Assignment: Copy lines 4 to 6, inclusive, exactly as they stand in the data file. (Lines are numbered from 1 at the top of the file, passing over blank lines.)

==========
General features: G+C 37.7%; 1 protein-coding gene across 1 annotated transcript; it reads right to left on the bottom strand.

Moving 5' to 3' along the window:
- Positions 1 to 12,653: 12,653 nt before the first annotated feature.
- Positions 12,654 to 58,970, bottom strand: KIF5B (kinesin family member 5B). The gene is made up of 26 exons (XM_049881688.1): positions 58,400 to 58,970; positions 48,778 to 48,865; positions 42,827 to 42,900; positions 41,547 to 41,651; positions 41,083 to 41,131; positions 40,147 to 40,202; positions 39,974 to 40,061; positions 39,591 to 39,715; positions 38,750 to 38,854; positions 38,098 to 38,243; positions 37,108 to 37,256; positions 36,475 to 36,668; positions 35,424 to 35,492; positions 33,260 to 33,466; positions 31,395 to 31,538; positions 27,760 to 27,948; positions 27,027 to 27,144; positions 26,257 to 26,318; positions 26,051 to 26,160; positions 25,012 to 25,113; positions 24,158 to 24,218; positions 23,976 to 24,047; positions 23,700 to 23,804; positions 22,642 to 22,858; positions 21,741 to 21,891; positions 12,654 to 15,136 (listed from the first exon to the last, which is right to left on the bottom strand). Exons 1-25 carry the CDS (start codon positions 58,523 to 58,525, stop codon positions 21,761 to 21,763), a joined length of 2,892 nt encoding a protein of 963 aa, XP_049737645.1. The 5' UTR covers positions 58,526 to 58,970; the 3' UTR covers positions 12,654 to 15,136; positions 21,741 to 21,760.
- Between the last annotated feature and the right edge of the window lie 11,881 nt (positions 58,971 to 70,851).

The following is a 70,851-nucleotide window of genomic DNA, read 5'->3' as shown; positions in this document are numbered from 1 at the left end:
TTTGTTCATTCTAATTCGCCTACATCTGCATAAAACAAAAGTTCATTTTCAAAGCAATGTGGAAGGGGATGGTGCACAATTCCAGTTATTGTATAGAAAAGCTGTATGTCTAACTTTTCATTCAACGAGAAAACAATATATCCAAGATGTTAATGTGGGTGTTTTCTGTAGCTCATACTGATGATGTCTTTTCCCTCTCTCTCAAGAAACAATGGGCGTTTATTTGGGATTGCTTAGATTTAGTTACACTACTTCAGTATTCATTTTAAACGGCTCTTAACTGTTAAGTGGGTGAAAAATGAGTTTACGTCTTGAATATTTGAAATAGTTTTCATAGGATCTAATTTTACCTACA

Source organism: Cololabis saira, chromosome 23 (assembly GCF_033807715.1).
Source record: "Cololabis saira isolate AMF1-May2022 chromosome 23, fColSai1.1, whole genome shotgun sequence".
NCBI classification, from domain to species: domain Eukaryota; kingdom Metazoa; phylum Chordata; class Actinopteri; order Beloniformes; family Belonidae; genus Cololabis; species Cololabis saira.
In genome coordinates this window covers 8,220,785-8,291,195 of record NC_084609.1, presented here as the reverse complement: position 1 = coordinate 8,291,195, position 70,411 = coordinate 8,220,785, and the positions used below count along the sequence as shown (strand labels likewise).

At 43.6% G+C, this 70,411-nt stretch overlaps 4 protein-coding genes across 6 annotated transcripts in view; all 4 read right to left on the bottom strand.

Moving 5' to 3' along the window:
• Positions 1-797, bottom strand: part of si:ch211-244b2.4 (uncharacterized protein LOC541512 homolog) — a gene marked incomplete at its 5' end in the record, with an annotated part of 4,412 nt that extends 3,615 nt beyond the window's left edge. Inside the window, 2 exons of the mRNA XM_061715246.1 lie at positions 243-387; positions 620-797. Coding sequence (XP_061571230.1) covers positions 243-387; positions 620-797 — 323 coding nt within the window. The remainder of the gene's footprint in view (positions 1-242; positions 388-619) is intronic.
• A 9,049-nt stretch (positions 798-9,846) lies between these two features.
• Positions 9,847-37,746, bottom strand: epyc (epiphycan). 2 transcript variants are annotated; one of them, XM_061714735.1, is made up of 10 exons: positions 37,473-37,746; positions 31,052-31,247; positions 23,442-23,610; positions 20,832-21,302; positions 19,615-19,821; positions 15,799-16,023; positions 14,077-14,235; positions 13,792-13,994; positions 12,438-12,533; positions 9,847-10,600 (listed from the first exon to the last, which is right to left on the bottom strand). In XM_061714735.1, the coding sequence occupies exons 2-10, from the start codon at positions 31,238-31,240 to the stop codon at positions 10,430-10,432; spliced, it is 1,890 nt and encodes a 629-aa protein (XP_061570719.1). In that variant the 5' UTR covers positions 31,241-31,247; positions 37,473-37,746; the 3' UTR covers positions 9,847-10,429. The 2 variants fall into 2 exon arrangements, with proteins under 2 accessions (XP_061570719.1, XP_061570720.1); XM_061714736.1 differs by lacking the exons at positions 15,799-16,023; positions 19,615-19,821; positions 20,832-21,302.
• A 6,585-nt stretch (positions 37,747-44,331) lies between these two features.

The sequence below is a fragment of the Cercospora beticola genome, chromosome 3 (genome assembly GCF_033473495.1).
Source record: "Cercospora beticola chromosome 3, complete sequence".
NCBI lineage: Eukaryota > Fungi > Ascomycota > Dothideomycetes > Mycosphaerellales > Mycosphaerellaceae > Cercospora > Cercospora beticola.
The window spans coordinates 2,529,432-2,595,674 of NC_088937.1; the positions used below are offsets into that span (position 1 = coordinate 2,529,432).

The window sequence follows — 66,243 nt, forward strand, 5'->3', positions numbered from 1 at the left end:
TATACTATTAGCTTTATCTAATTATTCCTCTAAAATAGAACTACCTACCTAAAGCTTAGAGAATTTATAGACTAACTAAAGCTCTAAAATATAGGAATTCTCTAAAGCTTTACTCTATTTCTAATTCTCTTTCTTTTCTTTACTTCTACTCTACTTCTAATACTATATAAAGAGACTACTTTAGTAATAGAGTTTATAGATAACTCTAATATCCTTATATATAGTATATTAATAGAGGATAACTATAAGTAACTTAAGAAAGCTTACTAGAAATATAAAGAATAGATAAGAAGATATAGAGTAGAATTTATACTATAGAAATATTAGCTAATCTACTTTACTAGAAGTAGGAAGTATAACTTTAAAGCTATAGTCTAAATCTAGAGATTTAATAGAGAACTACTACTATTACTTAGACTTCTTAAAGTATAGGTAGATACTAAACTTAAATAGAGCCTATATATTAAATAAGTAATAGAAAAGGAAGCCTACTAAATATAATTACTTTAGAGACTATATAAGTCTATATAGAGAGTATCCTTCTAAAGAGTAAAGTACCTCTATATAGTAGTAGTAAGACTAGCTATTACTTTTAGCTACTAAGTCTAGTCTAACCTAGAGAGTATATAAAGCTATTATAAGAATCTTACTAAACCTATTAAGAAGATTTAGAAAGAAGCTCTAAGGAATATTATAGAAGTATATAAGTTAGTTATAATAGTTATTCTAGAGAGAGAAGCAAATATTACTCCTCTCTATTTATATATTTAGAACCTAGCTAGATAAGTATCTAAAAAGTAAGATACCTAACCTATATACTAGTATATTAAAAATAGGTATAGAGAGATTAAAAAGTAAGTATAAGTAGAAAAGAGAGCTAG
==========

- Positions 12,654 to 58,970, bottom strand: KIF5B (kinesin family member 5B). The gene is made up of 26 exons (XM_049881688.1): positions 58,400 to 58,970; positions 48,778 to 48,865; positions 42,827 to 42,900; positions 41,547 to 41,651; positions 41,083 to 41,131; positions 40,147 to 40,202; positions 39,974 to 40,061; positions 39,591 to 39,715; positions 38,750 to 38,854; positions 38,098 to 38,243; positions 37,108 to 37,256; positions 36,475 to 36,668; positions 35,424 to 35,492; positions 33,260 to 33,466; positions 31,395 to 31,538; positions 27,760 to 27,948; positions 27,027 to 27,144; positions 26,257 to 26,318; positions 26,051 to 26,160; positions 25,012 to 25,113; positions 24,158 to 24,218; positions 23,976 to 24,047; positions 23,700 to 23,804; positions 22,642 to 22,858; positions 21,741 to 21,891; positions 12,654 to 15,136 (listed from the first exon to the last, which is right to left on the bottom strand). Exons 1-25 carry the CDS (start codon positions 58,523 to 58,525, stop codon positions 21,761 to 21,763), a joined length of 2,892 nt encoding a protein of 963 aa, XP_049737645.1. The 5' UTR covers positions 58,526 to 58,970; the 3' UTR covers positions 12,654 to 15,136; positions 21,741 to 21,760.
- Between the last annotated feature and the right edge of the window lie 11,881 nt (positions 58,971 to 70,851).

The following is a 70,851-nucleotide window of genomic DNA, read 5'->3' as shown; positions in this document are numbered from 1 at the left end: